Reduction in body temperature using hand cooling versus passive rest after exercise in the heat

William M. Adams, Yuri Hosokawa, Elizabeth L. Adams, Luke N. Belval, Robert A. Huggins, Douglas J. Casa

Research output: Contribution to journalArticle

5 Citations (Scopus)

Abstract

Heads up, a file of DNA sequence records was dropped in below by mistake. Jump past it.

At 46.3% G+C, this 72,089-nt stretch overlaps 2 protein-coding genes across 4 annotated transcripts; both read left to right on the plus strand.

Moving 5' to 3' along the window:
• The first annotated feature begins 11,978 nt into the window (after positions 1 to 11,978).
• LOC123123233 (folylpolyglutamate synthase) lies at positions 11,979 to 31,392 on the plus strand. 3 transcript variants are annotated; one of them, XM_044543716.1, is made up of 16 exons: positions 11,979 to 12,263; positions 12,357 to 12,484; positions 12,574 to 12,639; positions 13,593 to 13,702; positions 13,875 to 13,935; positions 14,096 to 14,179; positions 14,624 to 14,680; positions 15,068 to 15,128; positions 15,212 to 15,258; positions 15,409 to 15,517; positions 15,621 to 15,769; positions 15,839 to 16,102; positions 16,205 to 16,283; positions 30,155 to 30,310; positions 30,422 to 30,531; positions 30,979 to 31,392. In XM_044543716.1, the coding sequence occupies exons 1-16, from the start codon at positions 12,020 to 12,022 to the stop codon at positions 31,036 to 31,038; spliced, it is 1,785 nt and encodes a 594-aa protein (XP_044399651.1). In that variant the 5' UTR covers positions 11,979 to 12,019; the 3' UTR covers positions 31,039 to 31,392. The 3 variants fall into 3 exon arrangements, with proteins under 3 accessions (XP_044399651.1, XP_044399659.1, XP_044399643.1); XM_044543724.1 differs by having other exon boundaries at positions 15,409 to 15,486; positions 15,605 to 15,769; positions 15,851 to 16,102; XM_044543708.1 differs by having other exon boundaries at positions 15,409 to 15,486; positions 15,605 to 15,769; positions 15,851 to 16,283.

Objectives To examine the effects of hydration and hand cooling on lowering body temperature after exercise in the heat. Design Randomized cross-over design. Methods Nine recreationally active male participants (mean ± SD; age, 24 ± 4; height, 177.3 ± 9.9 cm; body mass, 76.7 ± 11.6 kg; body fat, 14.7 ± 5.8%) completed a bout of treadmill exercise in a hot environment. After completion of exercise, participants were assigned to the following trials for post-exercise cooling: (1) hydrated with passive rest (HY), (2) hydrated with hand cooling on both hands (HY + 2HC), (3) dehydrated with passive rest (DY), and (4) dehydrated with hand cooling on both hands (DY + 2HC). Within subject differences were assessed using a three-way (Hydration × Condition × Time) repeated measures ANOVA with Tukey's post hoc analysis if significant interactions were found. Results Irrespective of hydration status, hand cooling on both hands resulted in significantly greater reductions in T REC than passive cooling at minute 20 (0.27°C [0.05, 0.49], ES = 2.08, p = 0.017) (Fig. 1). The reduction in T REC at minute 18 trended towards statistical significance (0.21°C [.003, .42], ES = 1.59, p = 0.053). Hydration status alone and when differentiated among modes of cooling showed no differences on changes of T REC or heart rate across all conditions during post exercise recovery (p > 0.05). Conclusions Hand cooling on both hands reduced T REC more than passive cooling, however, the cooling rates observed render hand cooling a poor option for cooling. Greater reductions in T REC after exercise or between bouts of exercise may enhance recovery and subsequent performance.